Other survey “highlights” • Defined contribution scheme members closer to retirement take a more negative view of the value of annuity. • 34% of scheme members aged over 51 felt that annuities “are not flexible enough for (my) retirement plans compared to 20% of people under 51. • 38% of scheme members aged over 51 felt that annuities were “poor value for (my) savings” compared to 21% of people under 51. • 61% of DC scheme members agree that they are confident about self-managing the money built up in pension pots throughout their retirement compared to 19% who aren’t. Still early days and when the moment of truth comes what price will individuals place on the value of a guarantee? Source: http://www.hymans.co.uk/news-events/newsroom/the-budget-pension-reforms-only-25-of-retirees-will-use-pension-pot-to-buy-an-annuity,-according-to-research.aspx
Question What proportion of your current pension clients will look for ongoing advice when taking income from their pension fund? • Above 75% • 50-75% • 25-50% • Below 25%
Some of the unknowns… • What will the pension death benefit tax charge be? • Can you crystalise some funds and continue to contribute to pension? • Can over 75’s contribute if they have already crystallised funds at an earlier date? • What will pensioners bonds look like? • What will guidance look like for a consumer? • Will the minimum age to access private pensions increase?
NISA v pensions – a high level summary NISA Pension High tax rate on entry High tax rate on exit Access pre age 55* Death during investment period** ? Death after taking cash from pension Does the power of tax relief swing the pendulum in favour of the pension wrapper? *Date that pension can be accessed could increase in the future. ** Is the NISA invested in BPR qualifying AIM stock / estate below the NRB / beneficiary a spouse or civil partner?
Funding for Flexible pensions…. Effective net contribution Net benefit BRT PCLS £25 Pension £60 TOTAL £85 Basic Rate Taxpayer £80 Gross £100 HRT PCLS £25 Pension £45 TOTAL £70 Higher Rate Taxpayer £60 ART PCLS £25 Pension £41.25 TOTAL £66.25 Additional Rate Taxpayer £55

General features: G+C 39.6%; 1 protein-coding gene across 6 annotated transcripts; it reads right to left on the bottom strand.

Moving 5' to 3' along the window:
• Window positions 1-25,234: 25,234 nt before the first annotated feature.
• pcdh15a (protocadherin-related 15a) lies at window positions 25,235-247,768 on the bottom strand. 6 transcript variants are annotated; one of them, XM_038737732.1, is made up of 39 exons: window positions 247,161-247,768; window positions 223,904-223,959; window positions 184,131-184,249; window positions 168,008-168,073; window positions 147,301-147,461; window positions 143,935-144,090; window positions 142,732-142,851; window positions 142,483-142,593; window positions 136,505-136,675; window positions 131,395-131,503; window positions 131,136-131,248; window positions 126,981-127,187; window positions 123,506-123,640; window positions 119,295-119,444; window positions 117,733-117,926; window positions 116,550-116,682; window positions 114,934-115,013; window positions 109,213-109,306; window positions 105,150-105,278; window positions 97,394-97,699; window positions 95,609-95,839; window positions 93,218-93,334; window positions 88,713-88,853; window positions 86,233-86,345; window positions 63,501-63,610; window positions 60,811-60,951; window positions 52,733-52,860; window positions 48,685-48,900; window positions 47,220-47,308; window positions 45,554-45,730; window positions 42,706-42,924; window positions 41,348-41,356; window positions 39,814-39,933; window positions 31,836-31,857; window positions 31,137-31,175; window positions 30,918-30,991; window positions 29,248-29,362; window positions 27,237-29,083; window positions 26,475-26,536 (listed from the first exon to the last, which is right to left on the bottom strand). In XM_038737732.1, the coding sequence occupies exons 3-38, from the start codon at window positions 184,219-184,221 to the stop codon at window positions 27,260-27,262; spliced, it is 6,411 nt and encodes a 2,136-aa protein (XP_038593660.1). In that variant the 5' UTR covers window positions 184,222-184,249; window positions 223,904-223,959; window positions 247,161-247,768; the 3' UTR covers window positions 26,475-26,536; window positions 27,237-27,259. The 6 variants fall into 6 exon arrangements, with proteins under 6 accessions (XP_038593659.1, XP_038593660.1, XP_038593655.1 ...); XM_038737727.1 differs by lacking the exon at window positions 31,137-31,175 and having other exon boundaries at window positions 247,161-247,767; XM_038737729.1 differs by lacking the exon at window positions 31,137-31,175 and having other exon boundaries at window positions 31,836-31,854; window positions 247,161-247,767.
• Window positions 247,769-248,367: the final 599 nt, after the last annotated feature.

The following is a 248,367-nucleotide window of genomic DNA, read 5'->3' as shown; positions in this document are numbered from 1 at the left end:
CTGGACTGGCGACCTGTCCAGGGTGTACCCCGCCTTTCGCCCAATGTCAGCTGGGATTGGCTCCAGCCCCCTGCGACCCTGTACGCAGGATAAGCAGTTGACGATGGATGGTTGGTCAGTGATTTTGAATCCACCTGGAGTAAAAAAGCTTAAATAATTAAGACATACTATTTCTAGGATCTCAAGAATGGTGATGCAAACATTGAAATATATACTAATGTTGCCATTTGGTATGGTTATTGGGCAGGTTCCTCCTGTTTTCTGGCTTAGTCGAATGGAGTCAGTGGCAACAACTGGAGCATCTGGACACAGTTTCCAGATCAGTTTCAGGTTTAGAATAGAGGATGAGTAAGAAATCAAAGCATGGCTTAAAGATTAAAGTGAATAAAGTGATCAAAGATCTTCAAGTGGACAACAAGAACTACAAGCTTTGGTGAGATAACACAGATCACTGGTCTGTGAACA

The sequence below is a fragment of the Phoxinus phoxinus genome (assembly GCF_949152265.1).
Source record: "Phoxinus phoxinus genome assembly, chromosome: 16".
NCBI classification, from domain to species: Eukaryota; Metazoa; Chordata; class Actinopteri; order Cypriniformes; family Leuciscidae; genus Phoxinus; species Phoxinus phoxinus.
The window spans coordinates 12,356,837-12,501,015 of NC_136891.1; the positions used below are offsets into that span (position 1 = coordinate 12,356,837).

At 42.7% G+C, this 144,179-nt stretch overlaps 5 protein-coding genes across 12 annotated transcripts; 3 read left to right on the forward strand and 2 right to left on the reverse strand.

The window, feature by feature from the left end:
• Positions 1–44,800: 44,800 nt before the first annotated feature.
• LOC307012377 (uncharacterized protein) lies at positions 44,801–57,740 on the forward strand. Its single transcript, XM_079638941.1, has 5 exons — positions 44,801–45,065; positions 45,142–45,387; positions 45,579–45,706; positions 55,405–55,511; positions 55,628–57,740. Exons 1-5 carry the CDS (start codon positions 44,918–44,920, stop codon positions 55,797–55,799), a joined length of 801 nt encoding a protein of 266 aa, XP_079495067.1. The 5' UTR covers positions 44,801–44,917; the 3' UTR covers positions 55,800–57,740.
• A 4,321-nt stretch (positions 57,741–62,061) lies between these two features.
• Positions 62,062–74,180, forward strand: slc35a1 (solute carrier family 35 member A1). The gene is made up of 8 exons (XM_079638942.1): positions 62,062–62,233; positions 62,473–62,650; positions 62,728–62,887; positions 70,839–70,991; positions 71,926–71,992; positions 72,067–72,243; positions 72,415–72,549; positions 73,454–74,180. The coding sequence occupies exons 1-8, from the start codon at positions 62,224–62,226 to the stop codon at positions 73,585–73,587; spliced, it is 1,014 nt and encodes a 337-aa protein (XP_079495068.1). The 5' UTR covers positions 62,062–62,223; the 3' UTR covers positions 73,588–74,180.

Bonus Vs Dividend Vs Pension cont. • Assuming £200,000 profit to extract, £100,000 each for two directors who are currently higher rate tax payers. • *Consider also the potential loss of personal allowance and increased income tax liability by £4,000 (£10,000 X 40%) • ** Assumes sufficient carry forward of annual allowance is available Bonus Dividend Pension** Profit £100,000 £100,000 £100,000 Corporation tax £0 £20,000 £0 Employer’s NIC £12,127 £0 £0 Net profit for £87,873 £80,000 £100,000 distribution Employee’s NIC £1,757 £0 £0 Employee’s I.T. £35,149 £20,000 £0 Net benefit £50,967* £60,000* £100,000
Bonus Vs Dividend Vs Pension cont: The net benefit Bonus Dividend Pension Profit £100,000 £100,000 £100,000 Total tax and £49,033 £40,000 £0 deductions Net Benefit £50,967 £60,000 £100,000 Flexible Drawdown BRT £25,000 PCLS + £60,000 £85,000* HRT £25,000 PCLS + £45,000 £70,000 ART £25,000 PCLS + £41,250 £66,250 *If withdrawn as one lump sum some will be taxed at 40%
Higher rate taxpayers are on the increase…. • Over the last 30 years the number of 40p taxpayers has risen by 400% with 4.4m paying higher rate in 2014, up from 930,000 in 1984. • More than a million people have been pulled into the 40p tax band since 2010. • A further 313,000 pay the top rate of 45p. • Whilst only 16% of taxpayers pay the higher or additional rates of tax, the top 10% of taxpayers now account for 59 per cent of total income tax contributions!
Our simple tax relief system for 2014/15! 60% relief 20% relief 40% relief 40% relief 45% relief £0 £41,865 £100,000 £120,000 Over £150,000 Or even a combination of these rates
Question What proportion of your current higher rate tax paying clients will be effected by the new Lifetime allowance of £1.25mill? • None • Less than 5% • 5 -20% • Over 20%
Cashflow Modeling • Cashflow • Assets • Expenses
Summary • Now more than ever clients need advice. • Professional connections also need help and advice – are they up to speed with all the changes in pension legislation? • This is an advice rich area for advisers Thanks for listening